Results 1 to 6 of 6
  1. #1
    Join Date
    Oct 2008
    Location
    Michigan
    Posts
    29

    Question: Duct sizes are smaller than recommended

    So the last quote added on duct work that previous quotes didn't. The questions are:

    1) What would happen without upgrading the ducts.
    2) Do installers reduce air flow to improve static pressures or would this damage the HX?
    3) How does this affect cooling?

    The idea of replacing the furnace on a 20 year old home is starting to get really expensive if I use the last quote...


    Design considerations: 100K 95% VS 4TON/1600CFM (e.g., York) Michigan

    A York installation manual (since I can't find a Bryant) seems to indicate that my return and supply ducts are quite undersized.

    Return is 32x8 feeding into a 25x8 plenum. The manual wants 360 in^2
    Supply is 24 X 8 + 2-6" rounds. This gets close to the required 280 in^2

  2. #2
    Join Date
    Jun 2007
    Location
    south carolina
    Posts
    176
    if the duct work is too small for a york then it's too small for a bryant. Your in michigan so i'm guessing you have metal duct. In my oppinion I don't change metal duct unless it has become a problem. If your certain your duct is under sized then you should probably get it taken care of. If it doesn't have a size issue and it isn't falling apart then your fine.

  3. #3
    Join Date
    Oct 2008
    Location
    Michigan
    Posts
    29
    Thank you for the comment. My current 120K 70% furnace has worked well at heating and cooling the house for the past 10 years that I've owned it. No issues caused by the ducts and they're not falling apart or anything like that. My concern is that if I upgrade to a new furnace and the ducts are smaller than what the installation manual calls for, will this cause premature failure of the furnace or some other mis-operation. The question is raised because only one of four contractors cited the return duct as needing to be upgraded and when I checked a furnace manual it seemed to support his statement. Makes me wonder if the other contractors are doing their job or if this really isn't an issue...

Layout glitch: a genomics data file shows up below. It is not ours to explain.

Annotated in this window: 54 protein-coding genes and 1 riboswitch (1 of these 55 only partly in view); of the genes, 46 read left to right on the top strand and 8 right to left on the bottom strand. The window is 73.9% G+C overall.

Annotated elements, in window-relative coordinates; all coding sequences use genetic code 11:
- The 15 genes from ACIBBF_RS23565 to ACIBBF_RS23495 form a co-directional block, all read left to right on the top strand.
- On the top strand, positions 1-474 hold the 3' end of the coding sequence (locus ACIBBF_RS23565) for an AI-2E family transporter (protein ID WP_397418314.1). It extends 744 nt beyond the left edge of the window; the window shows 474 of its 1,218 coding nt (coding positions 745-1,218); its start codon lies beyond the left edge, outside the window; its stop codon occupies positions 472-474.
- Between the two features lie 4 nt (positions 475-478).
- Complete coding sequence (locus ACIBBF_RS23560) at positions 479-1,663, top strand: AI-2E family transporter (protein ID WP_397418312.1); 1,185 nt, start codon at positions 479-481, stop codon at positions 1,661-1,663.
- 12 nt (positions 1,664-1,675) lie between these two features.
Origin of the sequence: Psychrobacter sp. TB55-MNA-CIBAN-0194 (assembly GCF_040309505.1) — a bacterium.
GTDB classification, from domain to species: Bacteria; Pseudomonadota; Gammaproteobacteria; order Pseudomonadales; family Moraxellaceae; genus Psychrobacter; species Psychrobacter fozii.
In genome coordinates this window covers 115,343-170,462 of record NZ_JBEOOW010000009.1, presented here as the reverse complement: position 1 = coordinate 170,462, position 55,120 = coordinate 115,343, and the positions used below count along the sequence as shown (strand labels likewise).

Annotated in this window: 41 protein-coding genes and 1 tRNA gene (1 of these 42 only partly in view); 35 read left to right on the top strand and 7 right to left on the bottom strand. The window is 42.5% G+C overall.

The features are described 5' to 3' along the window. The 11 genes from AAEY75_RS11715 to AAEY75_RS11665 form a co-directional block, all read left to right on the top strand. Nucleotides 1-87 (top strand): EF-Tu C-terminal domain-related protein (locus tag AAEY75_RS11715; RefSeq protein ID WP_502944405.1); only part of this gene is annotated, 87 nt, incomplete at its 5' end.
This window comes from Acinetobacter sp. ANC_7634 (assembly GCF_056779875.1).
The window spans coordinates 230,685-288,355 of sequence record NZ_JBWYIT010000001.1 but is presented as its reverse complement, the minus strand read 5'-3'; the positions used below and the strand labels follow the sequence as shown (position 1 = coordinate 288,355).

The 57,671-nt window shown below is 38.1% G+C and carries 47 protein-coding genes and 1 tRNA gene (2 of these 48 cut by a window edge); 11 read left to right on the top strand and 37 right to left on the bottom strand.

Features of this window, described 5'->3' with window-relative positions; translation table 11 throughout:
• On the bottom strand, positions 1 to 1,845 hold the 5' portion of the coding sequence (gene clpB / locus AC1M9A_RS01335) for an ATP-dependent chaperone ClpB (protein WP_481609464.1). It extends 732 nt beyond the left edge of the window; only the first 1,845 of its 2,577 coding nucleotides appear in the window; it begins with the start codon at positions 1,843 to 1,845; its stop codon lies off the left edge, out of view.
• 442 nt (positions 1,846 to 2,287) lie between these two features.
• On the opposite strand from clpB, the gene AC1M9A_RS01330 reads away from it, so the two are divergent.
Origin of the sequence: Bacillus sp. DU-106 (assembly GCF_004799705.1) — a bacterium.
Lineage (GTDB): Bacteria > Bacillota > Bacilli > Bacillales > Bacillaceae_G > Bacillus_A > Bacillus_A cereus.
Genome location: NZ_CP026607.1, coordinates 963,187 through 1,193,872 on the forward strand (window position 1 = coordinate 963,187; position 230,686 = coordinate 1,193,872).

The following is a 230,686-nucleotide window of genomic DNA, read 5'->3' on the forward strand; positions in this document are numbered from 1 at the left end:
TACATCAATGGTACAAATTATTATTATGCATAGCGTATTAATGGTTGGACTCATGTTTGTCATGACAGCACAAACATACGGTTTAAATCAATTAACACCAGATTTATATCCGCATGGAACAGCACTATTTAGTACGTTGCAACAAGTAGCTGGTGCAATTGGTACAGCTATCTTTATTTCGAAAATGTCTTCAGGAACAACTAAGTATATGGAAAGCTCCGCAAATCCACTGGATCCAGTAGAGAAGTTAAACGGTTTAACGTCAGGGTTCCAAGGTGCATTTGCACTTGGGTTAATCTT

4. #4
    Join Date
    Aug 2002
    Location
    Office and warehouse in both Crystal River & New Port Richey ,FL
    Posts
    18,836
    What manul,what did you read??

    Have a contractor check the static ,resistance to air flow of the cooling coil and duct system.If it's to high then you need some duct remediation.


    Keep calling until you find someone that can check the static!!!!

  5. #5
    Join Date
    Jan 2004
    Location
    Lancaster PA
    Posts
    67,903
    Most houses have oversized furnaces.

    Strange that yours comes out that the old furnace was sized right.
    It happens once in awhile though.

    Yep, that 100,000 needs larger duct then your old furnace did. Or else it will be loud in second stage.
    Contractor locator map

    How-to-apply-for-Professional

    How many times must one fix something before it is fixed?

  6. #6
    Join Date
    Oct 2008
    Location
    Michigan
    Posts
    29
    Should a "static" test be done uising the current system or only after installing a new system since the blowers may be quite different...

Posting Permissions

  • You may not post new threads
  • You may not post replies
  • You may not post attachments
  • You may not edit your posts
  •  
Comfortech Show Promo Image

Related Forums

Plumbing Talks | Contractor Magazine
Forums | Electrical Construction & Maintenance (EC&M) Magazine
Comfortech365 Virtual Event